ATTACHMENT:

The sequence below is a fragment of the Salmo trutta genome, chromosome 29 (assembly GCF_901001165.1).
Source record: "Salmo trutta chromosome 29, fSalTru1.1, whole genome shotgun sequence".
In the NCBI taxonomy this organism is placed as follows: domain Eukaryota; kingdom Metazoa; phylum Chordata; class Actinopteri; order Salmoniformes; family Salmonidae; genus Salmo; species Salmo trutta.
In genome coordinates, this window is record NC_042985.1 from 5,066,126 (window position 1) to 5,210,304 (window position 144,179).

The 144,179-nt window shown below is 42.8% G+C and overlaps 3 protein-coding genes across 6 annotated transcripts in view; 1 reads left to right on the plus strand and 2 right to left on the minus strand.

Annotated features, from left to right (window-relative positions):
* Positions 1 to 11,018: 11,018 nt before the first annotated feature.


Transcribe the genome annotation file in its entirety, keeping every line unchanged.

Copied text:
The sequence below is a fragment of the Salmo trutta genome, chromosome 29 (assembly GCF_901001165.1).
Source record: "Salmo trutta chromosome 29, fSalTru1.1, whole genome shotgun sequence".
In the NCBI taxonomy this organism is placed as follows: domain Eukaryota; kingdom Metazoa; phylum Chordata; class Actinopteri; order Salmoniformes; family Salmonidae; genus Salmo; species Salmo trutta.
In genome coordinates, this window is record NC_042985.1 from 5,066,126 (window position 1) to 5,210,304 (window position 144,179).

The 144,179-nt window shown below is 42.8% G+C and overlaps 3 protein-coding genes across 6 annotated transcripts in view; 1 reads left to right on the plus strand and 2 right to left on the minus strand.

Annotated features, from left to right (window-relative positions):
* Positions 1 to 11,018: 11,018 nt before the first annotated feature.